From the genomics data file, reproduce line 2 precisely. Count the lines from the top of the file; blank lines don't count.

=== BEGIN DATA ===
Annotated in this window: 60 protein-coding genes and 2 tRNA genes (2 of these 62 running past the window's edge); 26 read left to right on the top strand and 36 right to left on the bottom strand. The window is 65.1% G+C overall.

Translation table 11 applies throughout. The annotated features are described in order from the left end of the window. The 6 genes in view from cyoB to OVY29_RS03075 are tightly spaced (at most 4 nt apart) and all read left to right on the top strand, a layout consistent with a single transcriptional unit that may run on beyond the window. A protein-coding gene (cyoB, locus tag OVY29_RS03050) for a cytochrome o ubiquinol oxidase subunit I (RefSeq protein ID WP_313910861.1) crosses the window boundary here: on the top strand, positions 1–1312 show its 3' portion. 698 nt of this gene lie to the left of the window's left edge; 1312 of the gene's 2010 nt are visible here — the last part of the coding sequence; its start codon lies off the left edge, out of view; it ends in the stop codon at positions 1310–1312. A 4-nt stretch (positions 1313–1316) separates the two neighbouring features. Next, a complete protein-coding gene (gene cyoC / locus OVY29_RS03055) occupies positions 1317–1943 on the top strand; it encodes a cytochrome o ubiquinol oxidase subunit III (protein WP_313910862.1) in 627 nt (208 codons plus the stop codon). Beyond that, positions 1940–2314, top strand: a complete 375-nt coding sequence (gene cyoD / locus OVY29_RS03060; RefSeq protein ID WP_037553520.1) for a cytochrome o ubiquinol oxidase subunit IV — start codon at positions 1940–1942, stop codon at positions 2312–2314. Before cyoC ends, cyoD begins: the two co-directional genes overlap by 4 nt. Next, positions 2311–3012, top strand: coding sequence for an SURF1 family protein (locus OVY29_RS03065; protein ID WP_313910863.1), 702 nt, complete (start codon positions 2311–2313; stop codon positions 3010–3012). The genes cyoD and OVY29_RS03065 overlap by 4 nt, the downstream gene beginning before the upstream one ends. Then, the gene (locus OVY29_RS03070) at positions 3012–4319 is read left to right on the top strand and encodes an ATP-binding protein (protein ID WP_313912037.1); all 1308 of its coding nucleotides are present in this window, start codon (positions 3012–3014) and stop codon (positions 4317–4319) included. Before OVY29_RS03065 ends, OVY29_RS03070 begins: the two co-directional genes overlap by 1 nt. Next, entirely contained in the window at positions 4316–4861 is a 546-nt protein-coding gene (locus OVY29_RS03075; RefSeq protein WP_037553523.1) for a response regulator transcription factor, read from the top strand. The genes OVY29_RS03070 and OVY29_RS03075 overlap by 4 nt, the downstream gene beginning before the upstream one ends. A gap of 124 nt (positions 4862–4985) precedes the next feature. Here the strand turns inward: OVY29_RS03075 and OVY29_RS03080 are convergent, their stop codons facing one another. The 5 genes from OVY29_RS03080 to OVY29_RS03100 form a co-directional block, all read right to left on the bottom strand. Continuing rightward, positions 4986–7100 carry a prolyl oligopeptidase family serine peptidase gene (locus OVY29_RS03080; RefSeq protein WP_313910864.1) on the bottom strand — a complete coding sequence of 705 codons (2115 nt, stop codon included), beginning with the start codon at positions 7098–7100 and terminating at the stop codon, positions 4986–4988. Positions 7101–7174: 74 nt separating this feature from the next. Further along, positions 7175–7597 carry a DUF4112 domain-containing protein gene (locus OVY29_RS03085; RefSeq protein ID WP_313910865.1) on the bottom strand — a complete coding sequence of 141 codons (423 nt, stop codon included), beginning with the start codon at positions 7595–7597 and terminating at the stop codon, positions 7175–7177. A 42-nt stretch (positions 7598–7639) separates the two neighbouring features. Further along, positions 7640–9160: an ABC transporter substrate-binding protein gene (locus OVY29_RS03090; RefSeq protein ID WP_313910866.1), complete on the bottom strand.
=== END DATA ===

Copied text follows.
Translation table 11 applies throughout. The annotated features are described in order from the left end of the window. The 6 genes in view from cyoB to OVY29_RS03075 are tightly spaced (at most 4 nt apart) and all read left to right on the top strand, a layout consistent with a single transcriptional unit that may run on beyond the window. A protein-coding gene (cyoB, locus tag OVY29_RS03050) for a cytochrome o ubiquinol oxidase subunit I (RefSeq protein ID WP_313910861.1) crosses the window boundary here: on the top strand, positions 1–1312 show its 3' portion. 698 nt of this gene lie to the left of the window's left edge; 1312 of the gene's 2010 nt are visible here — the last part of the coding sequence; its start codon lies off the left edge, out of view; it ends in the stop codon at positions 1310–1312. A 4-nt stretch (positions 1313–1316) separates the two neighbouring features. Next, a complete protein-coding gene (gene cyoC / locus OVY29_RS03055) occupies positions 1317–1943 on the top strand; it encodes a cytochrome o ubiquinol oxidase subunit III (protein WP_313910862.1) in 627 nt (208 codons plus the stop codon). Beyond that, positions 1940–2314, top strand: a complete 375-nt coding sequence (gene cyoD / locus OVY29_RS03060; RefSeq protein ID WP_037553520.1) for a cytochrome o ubiquinol oxidase subunit IV — start codon at positions 1940–1942, stop codon at positions 2312–2314. Before cyoC ends, cyoD begins: the two co-directional genes overlap by 4 nt. Next, positions 2311–3012, top strand: coding sequence for an SURF1 family protein (locus OVY29_RS03065; protein ID WP_313910863.1), 702 nt, complete (start codon positions 2311–2313; stop codon positions 3010–3012). The genes cyoD and OVY29_RS03065 overlap by 4 nt, the downstream gene beginning before the upstream one ends. Then, the gene (locus OVY29_RS03070) at positions 3012–4319 is read left to right on the top strand and encodes an ATP-binding protein (protein ID WP_313912037.1); all 1308 of its coding nucleotides are present in this window, start codon (positions 3012–3014) and stop codon (positions 4317–4319) included. Before OVY29_RS03065 ends, OVY29_RS03070 begins: the two co-directional genes overlap by 1 nt. Next, entirely contained in the window at positions 4316–4861 is a 546-nt protein-coding gene (locus OVY29_RS03075; RefSeq protein WP_037553523.1) for a response regulator transcription factor, read from the top strand. The genes OVY29_RS03070 and OVY29_RS03075 overlap by 4 nt, the downstream gene beginning before the upstream one ends. A gap of 124 nt (positions 4862–4985) precedes the next feature. Here the strand turns inward: OVY29_RS03075 and OVY29_RS03080 are convergent, their stop codons facing one another. The 5 genes from OVY29_RS03080 to OVY29_RS03100 form a co-directional block, all read right to left on the bottom strand. Continuing rightward, positions 4986–7100 carry a prolyl oligopeptidase family serine peptidase gene (locus OVY29_RS03080; RefSeq protein WP_313910864.1) on the bottom strand — a complete coding sequence of 705 codons (2115 nt, stop codon included), beginning with the start codon at positions 7098–7100 and terminating at the stop codon, positions 4986–4988. Positions 7101–7174: 74 nt separating this feature from the next. Further along, positions 7175–7597 carry a DUF4112 domain-containing protein gene (locus OVY29_RS03085; RefSeq protein ID WP_313910865.1) on the bottom strand — a complete coding sequence of 141 codons (423 nt, stop codon included), beginning with the start codon at positions 7595–7597 and terminating at the stop codon, positions 7175–7177. A 42-nt stretch (positions 7598–7639) separates the two neighbouring features. Further along, positions 7640–9160: an ABC transporter substrate-binding protein gene (locus OVY29_RS03090; RefSeq protein ID WP_313910866.1), complete on the bottom strand.